Proper Document with the Right Person 

On another note, don’t forget to pay close attention to the DST agreement as well. Trusts, in general, have a strong contractual feature. In other words, the trust agreement you signed would be a very weighty consideration when any disputes arise in the future. The DST agreement could include procedures or information, such as the appointment process of the trustee, the powers that the trustee hold, and how the dividends are distributed. Make no mistake that there are several default rules in the statutes that could apply to many disputes, provided that the trust agreements are silent. However, if there are express terms stipulated in the agreement, they would almost certainly trump those statutory default rules. Besides, the records of the trustee or the DST sponsor need to be scrutinized, too, since he or she will be the person handling the operational aspect of the DST every day, including all the repairs and necessary maintenance to keep the property in its best shape. 

Don’t Fall out of the 1031 Exchange Umbrella

As mentioned before, the financial interests through a DST are usually maximized by coupling with the 1031 Exchange. The 1031 Exchange allows an investor to defer his Capital Gains Tax payment from jumping from one property investment to another. It sounds fantastic, but various qualifications are coming with it. For the purpose of diversifying the investment portfolio under the coverage of 1031 Exchange, some general rules can be reminded here briefly. First, since December 31, 2017, only buying or selling real properties are qualified for the purpose of the 1031 Exchange. Once that requirement is satisfied, the investor needs to ensure that the properties exchanged are like-kind. It means that the properties have to be of “the same nature or character, even if they differ in grade or quality.” For example, swapping a rental property with a gym space would be allowed. Please note that properties that involve stocks, bonds, notes, securities, and interest in partnerships are excluded. Properties involved in the Exchange must be bought and sold for investment or business purposes only. So in principle, rental property is qualified but not your personal primary home. However, if part of your primary house is operated for the purpose of investment or business purposes, then that portion might be covered by the 1031 Exchange. In addition, the value of the property you purchased must be at least the same or more than the one you sold for the Exchange. Lastly, the strict timeline. First, within the duration of 45 calendar days, since the property owner sold the original property, he must correctly identify up to three potential like-kind properties. Second, the identified property or properties must be purchased within 180 days for the purpose of the 1031 Exchange.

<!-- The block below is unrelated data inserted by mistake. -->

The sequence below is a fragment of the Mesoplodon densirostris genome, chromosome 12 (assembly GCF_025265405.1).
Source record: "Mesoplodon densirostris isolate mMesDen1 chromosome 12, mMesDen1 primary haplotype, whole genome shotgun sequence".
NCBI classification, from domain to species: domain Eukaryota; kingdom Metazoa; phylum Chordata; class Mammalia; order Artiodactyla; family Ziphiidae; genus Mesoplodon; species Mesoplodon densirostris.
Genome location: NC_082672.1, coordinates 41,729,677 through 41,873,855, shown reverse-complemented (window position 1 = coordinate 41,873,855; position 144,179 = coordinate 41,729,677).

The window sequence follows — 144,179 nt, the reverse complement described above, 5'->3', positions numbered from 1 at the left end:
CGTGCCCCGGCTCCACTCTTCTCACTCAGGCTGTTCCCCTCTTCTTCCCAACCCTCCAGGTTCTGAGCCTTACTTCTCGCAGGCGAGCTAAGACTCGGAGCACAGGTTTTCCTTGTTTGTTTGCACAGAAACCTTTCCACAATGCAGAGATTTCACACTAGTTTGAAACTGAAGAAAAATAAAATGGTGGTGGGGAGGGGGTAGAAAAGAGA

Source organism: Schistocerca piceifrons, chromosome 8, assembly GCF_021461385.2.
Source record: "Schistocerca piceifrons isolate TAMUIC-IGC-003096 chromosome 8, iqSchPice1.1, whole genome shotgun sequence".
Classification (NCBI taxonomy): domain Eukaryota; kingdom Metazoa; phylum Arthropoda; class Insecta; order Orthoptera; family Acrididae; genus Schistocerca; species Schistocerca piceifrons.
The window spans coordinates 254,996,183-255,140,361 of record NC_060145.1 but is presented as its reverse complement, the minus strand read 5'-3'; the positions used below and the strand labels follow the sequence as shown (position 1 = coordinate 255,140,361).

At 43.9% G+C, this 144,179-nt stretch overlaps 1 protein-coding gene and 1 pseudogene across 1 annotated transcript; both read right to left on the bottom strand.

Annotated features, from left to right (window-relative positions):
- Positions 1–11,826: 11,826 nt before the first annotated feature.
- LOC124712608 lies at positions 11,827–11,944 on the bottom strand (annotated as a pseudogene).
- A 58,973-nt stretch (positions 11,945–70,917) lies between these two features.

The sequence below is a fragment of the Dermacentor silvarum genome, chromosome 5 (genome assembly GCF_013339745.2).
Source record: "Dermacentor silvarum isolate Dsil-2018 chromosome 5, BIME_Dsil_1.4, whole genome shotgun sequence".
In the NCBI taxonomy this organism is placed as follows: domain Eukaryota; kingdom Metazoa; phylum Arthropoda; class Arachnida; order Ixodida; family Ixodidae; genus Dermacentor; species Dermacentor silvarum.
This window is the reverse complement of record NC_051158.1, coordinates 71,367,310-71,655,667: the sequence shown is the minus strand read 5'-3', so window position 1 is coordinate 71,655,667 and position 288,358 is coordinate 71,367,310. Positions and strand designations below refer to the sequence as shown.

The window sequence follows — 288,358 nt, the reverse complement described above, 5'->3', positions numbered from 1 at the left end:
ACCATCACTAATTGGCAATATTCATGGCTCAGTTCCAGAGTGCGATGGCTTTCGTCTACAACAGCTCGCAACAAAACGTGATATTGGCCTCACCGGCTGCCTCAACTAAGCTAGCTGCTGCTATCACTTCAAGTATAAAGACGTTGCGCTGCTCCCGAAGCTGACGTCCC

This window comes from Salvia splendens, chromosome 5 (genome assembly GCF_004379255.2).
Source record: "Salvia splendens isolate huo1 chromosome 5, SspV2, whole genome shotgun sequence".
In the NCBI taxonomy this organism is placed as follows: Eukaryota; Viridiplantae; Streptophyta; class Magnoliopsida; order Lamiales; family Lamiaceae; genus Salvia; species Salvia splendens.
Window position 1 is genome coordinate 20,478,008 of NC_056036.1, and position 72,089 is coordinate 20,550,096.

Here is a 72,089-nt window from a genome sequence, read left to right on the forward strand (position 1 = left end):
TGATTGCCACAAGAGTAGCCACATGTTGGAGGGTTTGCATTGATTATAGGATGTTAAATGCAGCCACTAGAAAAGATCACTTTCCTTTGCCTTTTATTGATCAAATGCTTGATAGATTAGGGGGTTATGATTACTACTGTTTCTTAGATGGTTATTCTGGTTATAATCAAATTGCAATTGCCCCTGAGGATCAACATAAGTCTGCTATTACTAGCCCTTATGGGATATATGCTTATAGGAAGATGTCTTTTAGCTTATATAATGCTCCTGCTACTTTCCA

In sum, so long as the rules and the principles are closely followed, 1031 DST is an outstanding tool for diversifying its investment portfolio.